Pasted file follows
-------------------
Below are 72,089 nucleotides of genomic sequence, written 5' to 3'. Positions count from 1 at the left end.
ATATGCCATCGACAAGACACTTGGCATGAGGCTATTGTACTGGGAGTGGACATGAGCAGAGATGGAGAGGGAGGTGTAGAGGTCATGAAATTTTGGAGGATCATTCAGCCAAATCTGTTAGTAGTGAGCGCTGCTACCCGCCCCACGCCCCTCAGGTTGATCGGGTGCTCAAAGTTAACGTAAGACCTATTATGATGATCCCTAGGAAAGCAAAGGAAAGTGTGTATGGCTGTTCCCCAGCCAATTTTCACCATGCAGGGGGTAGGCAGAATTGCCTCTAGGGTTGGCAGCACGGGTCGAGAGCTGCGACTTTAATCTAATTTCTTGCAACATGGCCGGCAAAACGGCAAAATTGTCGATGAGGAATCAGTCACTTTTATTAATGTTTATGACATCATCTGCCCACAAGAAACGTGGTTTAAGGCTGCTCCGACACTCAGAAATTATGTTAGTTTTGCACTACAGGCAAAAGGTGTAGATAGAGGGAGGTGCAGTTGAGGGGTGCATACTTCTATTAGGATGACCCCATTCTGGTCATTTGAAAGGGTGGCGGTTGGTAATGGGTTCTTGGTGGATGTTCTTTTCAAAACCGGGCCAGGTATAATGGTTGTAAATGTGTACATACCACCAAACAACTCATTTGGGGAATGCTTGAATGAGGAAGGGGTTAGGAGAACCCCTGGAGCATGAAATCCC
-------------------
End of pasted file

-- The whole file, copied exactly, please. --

Below are 72,089 nucleotides of genomic sequence, written 5' to 3'. Positions count from 1 at the left end.
ATATGCCATCGACAAGACACTTGGCATGAGGCTATTGTACTGGGAGTGGACATGAGCAGAGATGGAGAGGGAGGTGTAGAGGTCATGAAATTTTGGAGGATCATTCAGCCAAATCTGTTAGTAGTGAGCGCTGCTACCCGCCCCACGCCCCTCAGGTTGATCGGGTGCTCAAAGTTAACGTAAGACCTATTATGATGATCCCTAGGAAAGCAAAGGAAAGTGTGTATGGCTGTTCCCCAGCCAATTTTCACCATGCAGGGGGTAGGCAGAATTGCCTCTAGGGTTGGCAGCACGGGTCGAGAGCTGCGACTTTAATCTAATTTCTTGCAACATGGCCGGCAAAACGGCAAAATTGTCGATGAGGAATCAGTCACTTTTATTAATGTTTATGACATCATCTGCCCACAAGAAACGTGGTTTAAGGCTGCTCCGACACTCAGAAATTATGTTAGTTTTGCACTACAGGCAAAAGGTGTAGATAGAGGGAGGTGCAGTTGAGGGGTGCATACTTCTATTAGGATGACCCCATTCTGGTCATTTGAAAGGGTGGCGGTTGGTAATGGGTTCTTGGTGGATGTTCTTTTCAAAACCGGGCCAGGTATAATGGTTGTAAATGTGTACATACCACCAAACAACTCATTTGGGGAATGCTTGAATGAGGAAGGGGTTAGGAGAACCCCTGGAGCATGAAATCCC